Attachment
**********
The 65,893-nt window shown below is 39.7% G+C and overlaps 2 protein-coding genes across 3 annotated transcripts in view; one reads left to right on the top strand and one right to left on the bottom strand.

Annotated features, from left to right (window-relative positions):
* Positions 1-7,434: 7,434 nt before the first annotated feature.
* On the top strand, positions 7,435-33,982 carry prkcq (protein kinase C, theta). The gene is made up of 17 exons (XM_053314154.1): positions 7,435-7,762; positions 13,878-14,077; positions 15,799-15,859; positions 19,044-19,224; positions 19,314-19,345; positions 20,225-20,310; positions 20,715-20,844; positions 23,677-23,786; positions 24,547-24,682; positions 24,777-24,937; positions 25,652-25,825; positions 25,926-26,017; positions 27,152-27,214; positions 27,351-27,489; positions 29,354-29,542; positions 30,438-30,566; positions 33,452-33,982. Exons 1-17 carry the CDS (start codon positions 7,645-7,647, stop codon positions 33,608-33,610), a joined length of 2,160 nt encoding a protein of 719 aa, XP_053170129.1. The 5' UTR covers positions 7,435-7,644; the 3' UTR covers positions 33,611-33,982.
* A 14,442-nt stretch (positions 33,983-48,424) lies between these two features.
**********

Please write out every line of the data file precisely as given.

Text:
The 65,893-nt window shown below is 39.7% G+C and overlaps 2 protein-coding genes across 3 annotated transcripts in view; one reads left to right on the top strand and one right to left on the bottom strand.

Annotated features, from left to right (window-relative positions):
* Positions 1-7,434: 7,434 nt before the first annotated feature.
* On the top strand, positions 7,435-33,982 carry prkcq (protein kinase C, theta). The gene is made up of 17 exons (XM_053314154.1): positions 7,435-7,762; positions 13,878-14,077; positions 15,799-15,859; positions 19,044-19,224; positions 19,314-19,345; positions 20,225-20,310; positions 20,715-20,844; positions 23,677-23,786; positions 24,547-24,682; positions 24,777-24,937; positions 25,652-25,825; positions 25,926-26,017; positions 27,152-27,214; positions 27,351-27,489; positions 29,354-29,542; positions 30,438-30,566; positions 33,452-33,982. Exons 1-17 carry the CDS (start codon positions 7,645-7,647, stop codon positions 33,608-33,610), a joined length of 2,160 nt encoding a protein of 719 aa, XP_053170129.1. The 5' UTR covers positions 7,435-7,644; the 3' UTR covers positions 33,611-33,982.
* A 14,442-nt stretch (positions 33,983-48,424) lies between these two features.